A broad coalition has submitted a proposed settlement to the California Public Utilities Commission in an effort to speed up the deployment of smart electric vehicle charging stations in San Diego. The proposal calls for San Diego Gas and Electric (SDG&E) to install smart charging infrastructure at up to 550 multi-family housing sites and workplace locations throughout its service territory, with an average of ten chargers at each location for a total of 5,500 separate chargers. Customers would have a choice of rate options and equipment to ensure drivers charge in a manner that maximizes fuel cost savings and supports the electrical grid and to promote competition and market growth in the charging service industry.
“This proposal would increase access to electric cars and trucks and leverage those clean vehicles to cost-effectively integrate wind and solar energy to the benefit of all utility customers,” said Max Baumhefner, attorney at the Natural Resources Defense Council who is part of the groups supporting the initiative. “If the Public Utilities Commission adopts this carefully negotiated settlement, it would confirm California’s leadership in moving both the transportation sector and the electric industry to a future free of fossil fuels.”The goal of the proposal is to enable all communities access to electric vehicle charging stations and the corresponding benefits from EV on the road – less fossil fuel use and less emissions. The plan calls for SDG&E to install at least 10 percent of the charging stations in such communities and facilitate the expansion of electric car sharing to expand access to zero emission vehicles. As noted in The Greenlining Institute’s 2011 report, “Electric Vehicles; Who’s Left Stranded?” communities of color are more concerned about air pollution, making them a natural, but largely untapped market for clean vehicles.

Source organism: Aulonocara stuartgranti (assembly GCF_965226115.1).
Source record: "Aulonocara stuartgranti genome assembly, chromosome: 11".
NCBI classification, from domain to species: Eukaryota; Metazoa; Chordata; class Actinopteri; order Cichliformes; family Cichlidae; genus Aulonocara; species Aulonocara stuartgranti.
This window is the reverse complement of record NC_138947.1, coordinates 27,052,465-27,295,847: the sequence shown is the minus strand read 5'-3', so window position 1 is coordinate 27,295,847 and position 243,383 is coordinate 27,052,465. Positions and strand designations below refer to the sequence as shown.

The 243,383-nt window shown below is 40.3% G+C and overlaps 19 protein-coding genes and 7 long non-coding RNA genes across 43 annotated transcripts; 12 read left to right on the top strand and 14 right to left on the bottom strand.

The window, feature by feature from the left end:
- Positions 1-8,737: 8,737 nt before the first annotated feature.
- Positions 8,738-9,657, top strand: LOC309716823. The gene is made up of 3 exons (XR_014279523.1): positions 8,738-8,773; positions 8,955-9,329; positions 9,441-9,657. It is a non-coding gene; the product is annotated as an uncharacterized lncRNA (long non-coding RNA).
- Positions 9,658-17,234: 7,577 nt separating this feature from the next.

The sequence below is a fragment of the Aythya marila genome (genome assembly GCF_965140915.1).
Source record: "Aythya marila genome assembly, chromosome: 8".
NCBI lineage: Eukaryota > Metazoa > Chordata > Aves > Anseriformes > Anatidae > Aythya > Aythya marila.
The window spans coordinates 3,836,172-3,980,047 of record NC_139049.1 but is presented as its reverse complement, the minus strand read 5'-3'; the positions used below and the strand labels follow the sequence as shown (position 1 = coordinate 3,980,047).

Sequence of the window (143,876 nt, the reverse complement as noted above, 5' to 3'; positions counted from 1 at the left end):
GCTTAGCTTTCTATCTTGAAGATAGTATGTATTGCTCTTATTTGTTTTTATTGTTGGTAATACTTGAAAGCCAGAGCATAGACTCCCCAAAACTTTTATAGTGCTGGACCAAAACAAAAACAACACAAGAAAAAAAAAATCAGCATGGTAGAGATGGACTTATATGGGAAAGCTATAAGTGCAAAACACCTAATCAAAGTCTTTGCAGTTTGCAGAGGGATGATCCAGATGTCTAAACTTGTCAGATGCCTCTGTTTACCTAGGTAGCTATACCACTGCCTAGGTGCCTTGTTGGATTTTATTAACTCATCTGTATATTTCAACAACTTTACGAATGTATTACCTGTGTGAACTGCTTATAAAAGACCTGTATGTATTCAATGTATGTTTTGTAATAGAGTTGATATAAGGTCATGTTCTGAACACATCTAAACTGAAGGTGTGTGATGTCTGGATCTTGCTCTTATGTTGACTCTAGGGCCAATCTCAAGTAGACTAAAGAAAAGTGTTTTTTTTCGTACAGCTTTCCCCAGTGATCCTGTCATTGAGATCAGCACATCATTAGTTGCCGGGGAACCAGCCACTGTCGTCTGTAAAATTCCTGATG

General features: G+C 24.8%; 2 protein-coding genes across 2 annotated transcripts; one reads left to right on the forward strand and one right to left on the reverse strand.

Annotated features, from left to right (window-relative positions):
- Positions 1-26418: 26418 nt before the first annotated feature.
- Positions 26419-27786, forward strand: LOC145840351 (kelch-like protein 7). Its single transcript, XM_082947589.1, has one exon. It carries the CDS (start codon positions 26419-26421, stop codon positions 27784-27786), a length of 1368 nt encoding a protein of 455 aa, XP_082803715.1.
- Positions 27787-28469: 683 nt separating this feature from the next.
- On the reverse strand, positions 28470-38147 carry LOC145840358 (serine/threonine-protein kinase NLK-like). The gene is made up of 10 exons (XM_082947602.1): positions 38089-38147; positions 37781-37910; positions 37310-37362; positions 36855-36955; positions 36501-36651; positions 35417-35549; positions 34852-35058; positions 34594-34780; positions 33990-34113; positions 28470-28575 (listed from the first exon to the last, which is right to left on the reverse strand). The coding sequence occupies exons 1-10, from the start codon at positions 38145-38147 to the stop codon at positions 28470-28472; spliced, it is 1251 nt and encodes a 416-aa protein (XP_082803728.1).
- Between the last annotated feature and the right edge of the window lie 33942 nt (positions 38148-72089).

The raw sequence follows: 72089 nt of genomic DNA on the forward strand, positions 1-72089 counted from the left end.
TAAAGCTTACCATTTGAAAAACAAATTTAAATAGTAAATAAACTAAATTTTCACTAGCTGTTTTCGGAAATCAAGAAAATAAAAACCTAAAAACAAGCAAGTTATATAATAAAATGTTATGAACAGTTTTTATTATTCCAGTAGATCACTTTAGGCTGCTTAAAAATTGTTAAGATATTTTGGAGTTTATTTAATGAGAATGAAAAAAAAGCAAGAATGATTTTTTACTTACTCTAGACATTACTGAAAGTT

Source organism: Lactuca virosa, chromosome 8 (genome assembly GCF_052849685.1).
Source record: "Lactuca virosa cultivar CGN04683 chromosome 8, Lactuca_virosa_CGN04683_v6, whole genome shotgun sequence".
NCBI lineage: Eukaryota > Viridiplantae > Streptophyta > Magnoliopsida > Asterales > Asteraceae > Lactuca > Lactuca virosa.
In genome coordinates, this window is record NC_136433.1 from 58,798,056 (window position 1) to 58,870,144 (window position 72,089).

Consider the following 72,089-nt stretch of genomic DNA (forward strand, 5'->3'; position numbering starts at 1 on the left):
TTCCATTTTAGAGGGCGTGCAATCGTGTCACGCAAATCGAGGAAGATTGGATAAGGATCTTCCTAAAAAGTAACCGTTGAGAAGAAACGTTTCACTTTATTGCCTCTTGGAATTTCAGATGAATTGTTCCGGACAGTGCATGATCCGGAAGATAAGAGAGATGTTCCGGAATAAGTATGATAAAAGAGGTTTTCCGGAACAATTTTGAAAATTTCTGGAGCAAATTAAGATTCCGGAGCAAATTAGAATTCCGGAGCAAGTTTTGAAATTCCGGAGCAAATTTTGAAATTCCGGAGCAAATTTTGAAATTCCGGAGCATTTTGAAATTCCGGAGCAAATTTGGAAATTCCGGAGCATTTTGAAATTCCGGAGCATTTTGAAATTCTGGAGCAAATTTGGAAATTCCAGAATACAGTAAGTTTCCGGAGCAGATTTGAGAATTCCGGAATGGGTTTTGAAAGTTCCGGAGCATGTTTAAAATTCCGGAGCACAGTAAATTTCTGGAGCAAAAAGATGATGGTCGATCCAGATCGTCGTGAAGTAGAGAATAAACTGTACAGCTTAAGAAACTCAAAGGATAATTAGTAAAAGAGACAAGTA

“We commend SDG&E and all involved for putting together a proposed pilot program that, if adopted, would mean more EV charging stations in disadvantaged communities while helping create a diverse workforce and supplier network to get the job done,” said Sekita Grant, environmental equity legal counsel at The Greenlining Institute, another participating coalition member. “We need to make clean electric cars and trucks a reality for Californians of all income levels, and look forward to working with SDG&E to push beyond the settlement targets to make that happen.”
The pilot program would feature price signals that encourage drivers of electric cars to save money by charging their vehicles when renewable energy is plentiful and energy prices are low. This will help avoid the need to build more power plants and other electrical infrastructure.